It is possible to be a person who exists on this earth and not be overly smitten with competitive spirit, but you might not know that if you live in Michigan. That person would be me. Ever since I moved to Michigan twenty-something years ago, I have watched the Michigan State (MSU) - University of Michigan (UM) war. Shortly before I moved here from Southern California, I found a sweatshirt that said “Michigan” on it in a local store. The sweatshirt was a nice bright green and the word “Michigan” was a sharp gold color. For those of you who don’t know, MSU’s colors are green and white, while UM’s colors are blue and gold - and they don't mix them. So here I come with my green and gold sweatshirt, and people questioned me about it because it was confusing for them. But I didn't even know it was confusing, because I didn't' know about the rivalry - and I ended up having some strange conversations about it - and I noticed you can’t buy shirts like that here in Michigan. Stupid California sweatshirt maker.
I have seen some pretty bitter battles and watched tempers rise as one side or the other taunted and bragged over a victory. I've watched a few games and tried to conjure some emotion and excitement, but it just doesn't work for me. I simply don’t care. Sarah, on the other hand, flies off her nut and becomes a madwoman with her intensely competitive spirit. She is a die-hard UM fan and I doubt that will ever change. I remember once, UM lost a football game. Now, I am sure through the years UM has lost many football games, but this one time I happened to see Sarah right after the loss. Boy, she looked angry. But I didn't realize she was really, really, mad. I didn't know she was all that invested in UM. I thought she was sort-of faking it because seriously, who cares if they lost? It’s not that big of a deal, right? Then I made a joke about it. Apparently, my joke wasn't funny, and I waaayyyy underestimated her emotional state.
Sometimes I marvel because I just can’t get into it. Sports’ teams wins or losses don’t affect my life, not even a little. Not even a smidgen - however small that is. My life just rolls along unaffected by the Super Bowl, March Madness, World Series, or Stanley Cup competitions and wins or losses. The sun rises and the sun sets. I won’t lose a wink of sleep over the loss of a game. And I find it hard to understand the depth of emotion involved in sports’ rivalry. I can’t understand it, but I like it.
I like it because the very idea of so passionately supporting a team brings people together with a sense and feeling of community, and I feel like our cyber-driven world is causing us to lose that camaraderie. Last weekend I was at the Livingston County Home and Garden Show. I met a lot of very interesting and wonderful people. One woman and I talked for several minutes. She asked how we were going to determine if the people who come to the food truck for a hot meal are really in need of that meal. It's a good question; I get asked a lot. I told her I figured if they came to the truck, they must have some type of need, and I would feed them and talk to them without worrying about seeing a paycheck stub.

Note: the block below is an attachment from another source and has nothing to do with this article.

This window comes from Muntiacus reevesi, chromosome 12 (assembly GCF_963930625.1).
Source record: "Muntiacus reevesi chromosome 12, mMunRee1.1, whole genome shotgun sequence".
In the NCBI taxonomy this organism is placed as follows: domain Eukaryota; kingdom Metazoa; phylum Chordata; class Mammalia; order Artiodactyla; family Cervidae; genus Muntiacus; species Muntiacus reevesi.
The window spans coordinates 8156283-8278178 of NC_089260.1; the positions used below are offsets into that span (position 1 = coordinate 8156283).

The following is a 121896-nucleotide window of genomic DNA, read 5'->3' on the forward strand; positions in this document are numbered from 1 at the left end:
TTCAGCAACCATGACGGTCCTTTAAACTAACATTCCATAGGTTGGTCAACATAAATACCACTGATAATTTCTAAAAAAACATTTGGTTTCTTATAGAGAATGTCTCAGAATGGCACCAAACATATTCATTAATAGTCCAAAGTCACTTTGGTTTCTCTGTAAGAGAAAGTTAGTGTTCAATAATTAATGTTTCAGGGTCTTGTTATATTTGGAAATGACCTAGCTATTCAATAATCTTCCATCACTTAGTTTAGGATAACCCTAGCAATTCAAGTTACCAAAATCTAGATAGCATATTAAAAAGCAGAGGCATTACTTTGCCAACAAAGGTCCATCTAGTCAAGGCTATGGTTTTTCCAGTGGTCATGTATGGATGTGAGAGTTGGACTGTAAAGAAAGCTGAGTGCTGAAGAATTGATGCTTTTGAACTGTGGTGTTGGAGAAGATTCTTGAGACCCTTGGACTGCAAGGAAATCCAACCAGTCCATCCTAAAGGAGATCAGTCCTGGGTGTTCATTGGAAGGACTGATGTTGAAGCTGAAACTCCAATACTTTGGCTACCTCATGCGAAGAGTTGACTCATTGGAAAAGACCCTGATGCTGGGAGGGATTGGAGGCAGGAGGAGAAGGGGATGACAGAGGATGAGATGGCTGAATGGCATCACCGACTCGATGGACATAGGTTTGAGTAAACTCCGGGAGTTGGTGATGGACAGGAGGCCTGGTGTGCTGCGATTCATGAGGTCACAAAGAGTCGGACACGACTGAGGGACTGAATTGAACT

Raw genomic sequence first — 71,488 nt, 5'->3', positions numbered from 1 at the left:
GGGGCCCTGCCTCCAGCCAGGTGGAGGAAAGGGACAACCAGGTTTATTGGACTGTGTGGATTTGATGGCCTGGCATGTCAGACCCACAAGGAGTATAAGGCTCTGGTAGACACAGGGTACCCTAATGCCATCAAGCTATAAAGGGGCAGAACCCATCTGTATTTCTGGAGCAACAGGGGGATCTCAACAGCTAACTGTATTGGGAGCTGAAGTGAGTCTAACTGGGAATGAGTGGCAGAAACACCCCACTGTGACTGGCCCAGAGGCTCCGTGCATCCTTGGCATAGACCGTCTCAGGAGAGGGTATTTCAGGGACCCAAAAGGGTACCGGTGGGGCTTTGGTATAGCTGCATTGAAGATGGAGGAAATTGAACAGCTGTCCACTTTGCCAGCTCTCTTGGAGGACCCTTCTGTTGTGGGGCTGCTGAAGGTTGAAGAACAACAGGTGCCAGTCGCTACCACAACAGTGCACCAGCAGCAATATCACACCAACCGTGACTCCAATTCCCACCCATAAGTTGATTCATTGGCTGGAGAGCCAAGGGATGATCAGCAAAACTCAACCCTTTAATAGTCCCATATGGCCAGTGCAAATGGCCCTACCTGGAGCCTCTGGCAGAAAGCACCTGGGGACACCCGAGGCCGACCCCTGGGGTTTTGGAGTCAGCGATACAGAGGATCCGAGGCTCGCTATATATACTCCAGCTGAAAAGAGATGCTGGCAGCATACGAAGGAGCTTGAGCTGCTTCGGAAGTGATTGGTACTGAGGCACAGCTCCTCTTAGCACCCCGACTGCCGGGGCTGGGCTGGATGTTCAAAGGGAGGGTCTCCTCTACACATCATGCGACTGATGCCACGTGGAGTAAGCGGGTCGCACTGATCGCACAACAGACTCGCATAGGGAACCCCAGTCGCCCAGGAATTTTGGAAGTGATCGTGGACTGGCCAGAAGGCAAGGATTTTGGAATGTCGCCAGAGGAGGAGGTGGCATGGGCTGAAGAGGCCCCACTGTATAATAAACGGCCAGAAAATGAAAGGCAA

She then unburdened her heart to me, as she explained how her husband had suffered a crippling injury which caused them to need a ramp built at their home. She had purchased all the supplies, but could not build the ramp herself. She began to search for help with that. After approaching all the local charitable organizations, she discovered she was just enough over the line of poverty to not qualify for any help building the ramp. She was unable to find anyone locally to help her out and ended up finally connecting with volunteers from a fire department that was miles away. She talked about how sad it seemed to her that people are so disconnected they think the only needs other human beings have are based on income and finances.
That spoke to my heart. It's at the very core of The Torch. And it speaks to the breakdown in community which is causing all of us to suffer. I would like the think we would all agree nobody should have to search and struggle and beg other people to care - but we often let that happen. We should rally around our fellow human beings and support and cheer them on with all of our energies just as strongly as we rally around our football and basketball and hockey and baseball and whatever-other-ball teams we care about. When we all connect, and we all work together, we all become a team of people who care and as a team, as a community that brings all its energies together - we can help those around us, who can then help those around them, and, eventually, what we are doing can send enough ripples out we impact the world. And I think most people I meet want to leave a mark on the world.
Our commonality as a team is our humanness, our suffering, our needs, our triumphs and our joys. Our rival is apathy, selfishness, judgmentalism, poverty, ignorance and loneliness. We should rally ourselves to fight against our rival and for this huge community of people we share the earth with - just as powerfully and energetically and emotionally as the Wolverine (UM) and Spartan (MSU) fans stand against each other and for their teams. I don’t think rivalry and competition in sports are going anywhere anytime soon, but that is okay, because they are able to withstand the attacks that are eroding our sense of community and connectedness. And I am all for that.
Go Green! Go Blue!
Go red, brown, yellow, black, and white!!!!!!!